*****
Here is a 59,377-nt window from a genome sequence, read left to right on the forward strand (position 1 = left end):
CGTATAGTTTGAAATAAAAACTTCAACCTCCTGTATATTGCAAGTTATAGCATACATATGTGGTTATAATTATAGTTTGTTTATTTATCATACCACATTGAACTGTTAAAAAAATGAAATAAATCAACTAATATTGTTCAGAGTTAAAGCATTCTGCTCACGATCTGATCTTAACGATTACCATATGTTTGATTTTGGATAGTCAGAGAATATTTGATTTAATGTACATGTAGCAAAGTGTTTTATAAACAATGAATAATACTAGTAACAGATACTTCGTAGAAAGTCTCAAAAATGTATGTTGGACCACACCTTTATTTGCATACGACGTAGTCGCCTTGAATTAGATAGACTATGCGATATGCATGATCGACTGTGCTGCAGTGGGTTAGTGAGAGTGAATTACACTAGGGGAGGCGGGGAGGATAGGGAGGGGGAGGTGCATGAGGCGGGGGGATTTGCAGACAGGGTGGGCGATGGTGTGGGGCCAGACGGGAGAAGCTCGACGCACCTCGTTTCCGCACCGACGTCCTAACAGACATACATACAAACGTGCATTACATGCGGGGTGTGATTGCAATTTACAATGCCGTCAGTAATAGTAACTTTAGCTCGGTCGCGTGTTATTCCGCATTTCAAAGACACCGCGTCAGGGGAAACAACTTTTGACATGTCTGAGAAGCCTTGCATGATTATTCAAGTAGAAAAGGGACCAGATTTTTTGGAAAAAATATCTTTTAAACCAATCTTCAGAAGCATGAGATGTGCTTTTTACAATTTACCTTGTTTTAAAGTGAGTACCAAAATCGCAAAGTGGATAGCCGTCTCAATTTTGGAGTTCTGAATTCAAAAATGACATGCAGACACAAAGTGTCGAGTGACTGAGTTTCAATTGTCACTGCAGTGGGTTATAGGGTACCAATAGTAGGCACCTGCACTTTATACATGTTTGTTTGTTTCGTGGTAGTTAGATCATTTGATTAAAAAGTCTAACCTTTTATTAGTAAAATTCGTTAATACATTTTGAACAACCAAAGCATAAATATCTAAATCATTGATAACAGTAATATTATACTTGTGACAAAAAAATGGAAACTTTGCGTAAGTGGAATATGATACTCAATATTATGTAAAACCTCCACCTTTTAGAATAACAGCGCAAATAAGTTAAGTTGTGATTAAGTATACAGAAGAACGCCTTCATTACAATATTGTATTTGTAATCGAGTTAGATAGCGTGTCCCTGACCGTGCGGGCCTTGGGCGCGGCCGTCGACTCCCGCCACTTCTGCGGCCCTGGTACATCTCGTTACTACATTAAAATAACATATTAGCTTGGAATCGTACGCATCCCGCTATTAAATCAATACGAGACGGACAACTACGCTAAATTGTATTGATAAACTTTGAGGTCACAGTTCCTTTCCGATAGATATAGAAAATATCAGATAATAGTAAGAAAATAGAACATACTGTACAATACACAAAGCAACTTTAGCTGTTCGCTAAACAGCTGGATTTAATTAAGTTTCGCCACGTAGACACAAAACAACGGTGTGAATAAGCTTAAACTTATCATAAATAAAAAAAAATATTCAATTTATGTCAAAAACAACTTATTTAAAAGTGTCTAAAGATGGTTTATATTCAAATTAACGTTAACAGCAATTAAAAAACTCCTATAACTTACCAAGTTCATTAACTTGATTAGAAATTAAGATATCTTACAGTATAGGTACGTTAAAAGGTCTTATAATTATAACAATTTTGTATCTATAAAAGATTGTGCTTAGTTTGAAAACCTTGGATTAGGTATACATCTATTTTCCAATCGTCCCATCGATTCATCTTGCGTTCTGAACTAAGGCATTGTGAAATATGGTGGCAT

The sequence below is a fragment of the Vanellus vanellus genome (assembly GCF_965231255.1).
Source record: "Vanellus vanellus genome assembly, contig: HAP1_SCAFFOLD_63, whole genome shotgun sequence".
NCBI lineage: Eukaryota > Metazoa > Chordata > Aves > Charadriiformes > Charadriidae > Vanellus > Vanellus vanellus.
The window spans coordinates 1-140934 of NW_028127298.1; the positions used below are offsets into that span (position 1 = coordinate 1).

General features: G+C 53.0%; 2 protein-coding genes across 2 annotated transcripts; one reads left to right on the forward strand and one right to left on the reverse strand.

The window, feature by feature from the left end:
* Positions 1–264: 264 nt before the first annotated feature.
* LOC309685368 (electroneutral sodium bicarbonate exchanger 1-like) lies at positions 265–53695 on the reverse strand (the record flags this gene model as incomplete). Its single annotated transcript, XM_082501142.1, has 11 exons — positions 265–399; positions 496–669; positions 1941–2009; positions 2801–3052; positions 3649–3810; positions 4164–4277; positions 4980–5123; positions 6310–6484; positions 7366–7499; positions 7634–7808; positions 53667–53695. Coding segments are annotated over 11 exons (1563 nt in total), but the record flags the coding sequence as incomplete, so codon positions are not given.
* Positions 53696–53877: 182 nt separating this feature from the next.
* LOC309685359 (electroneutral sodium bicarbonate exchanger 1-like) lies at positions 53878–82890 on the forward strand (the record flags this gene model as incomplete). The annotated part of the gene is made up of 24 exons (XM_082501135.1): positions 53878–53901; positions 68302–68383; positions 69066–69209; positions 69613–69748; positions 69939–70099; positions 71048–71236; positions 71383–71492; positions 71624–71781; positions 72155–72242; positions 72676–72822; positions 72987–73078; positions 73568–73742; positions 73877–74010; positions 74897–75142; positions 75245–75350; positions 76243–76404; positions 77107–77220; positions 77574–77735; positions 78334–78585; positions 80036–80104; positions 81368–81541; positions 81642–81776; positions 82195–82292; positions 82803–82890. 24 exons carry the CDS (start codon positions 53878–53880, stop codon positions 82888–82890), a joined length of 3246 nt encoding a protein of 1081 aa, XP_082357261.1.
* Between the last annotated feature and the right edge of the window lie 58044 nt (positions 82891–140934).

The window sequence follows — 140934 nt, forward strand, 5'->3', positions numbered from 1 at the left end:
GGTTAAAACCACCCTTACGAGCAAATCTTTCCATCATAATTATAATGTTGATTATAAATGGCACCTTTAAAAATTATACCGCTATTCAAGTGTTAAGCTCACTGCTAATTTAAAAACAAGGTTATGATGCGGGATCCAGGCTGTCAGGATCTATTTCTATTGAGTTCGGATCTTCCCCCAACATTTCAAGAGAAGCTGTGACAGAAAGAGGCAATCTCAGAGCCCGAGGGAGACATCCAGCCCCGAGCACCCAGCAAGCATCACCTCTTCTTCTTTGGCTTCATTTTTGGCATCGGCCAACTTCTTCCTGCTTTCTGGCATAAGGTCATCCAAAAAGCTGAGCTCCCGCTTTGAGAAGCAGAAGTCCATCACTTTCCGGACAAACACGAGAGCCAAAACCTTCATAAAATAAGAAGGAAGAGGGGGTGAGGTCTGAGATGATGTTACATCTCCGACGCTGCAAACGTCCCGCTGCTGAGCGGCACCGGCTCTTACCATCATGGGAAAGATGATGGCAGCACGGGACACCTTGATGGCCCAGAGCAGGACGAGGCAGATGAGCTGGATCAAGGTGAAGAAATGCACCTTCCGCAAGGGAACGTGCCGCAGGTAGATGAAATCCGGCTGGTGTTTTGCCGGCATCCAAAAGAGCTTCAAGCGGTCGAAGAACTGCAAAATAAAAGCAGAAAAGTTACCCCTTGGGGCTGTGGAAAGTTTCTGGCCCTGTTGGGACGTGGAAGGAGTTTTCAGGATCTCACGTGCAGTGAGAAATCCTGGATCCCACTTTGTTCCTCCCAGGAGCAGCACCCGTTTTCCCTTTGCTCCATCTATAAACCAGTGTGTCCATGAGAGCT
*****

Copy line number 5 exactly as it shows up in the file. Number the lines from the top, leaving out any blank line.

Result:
NCBI lineage: Eukaryota > Metazoa > Chordata > Aves > Charadriiformes > Charadriidae > Vanellus > Vanellus vanellus.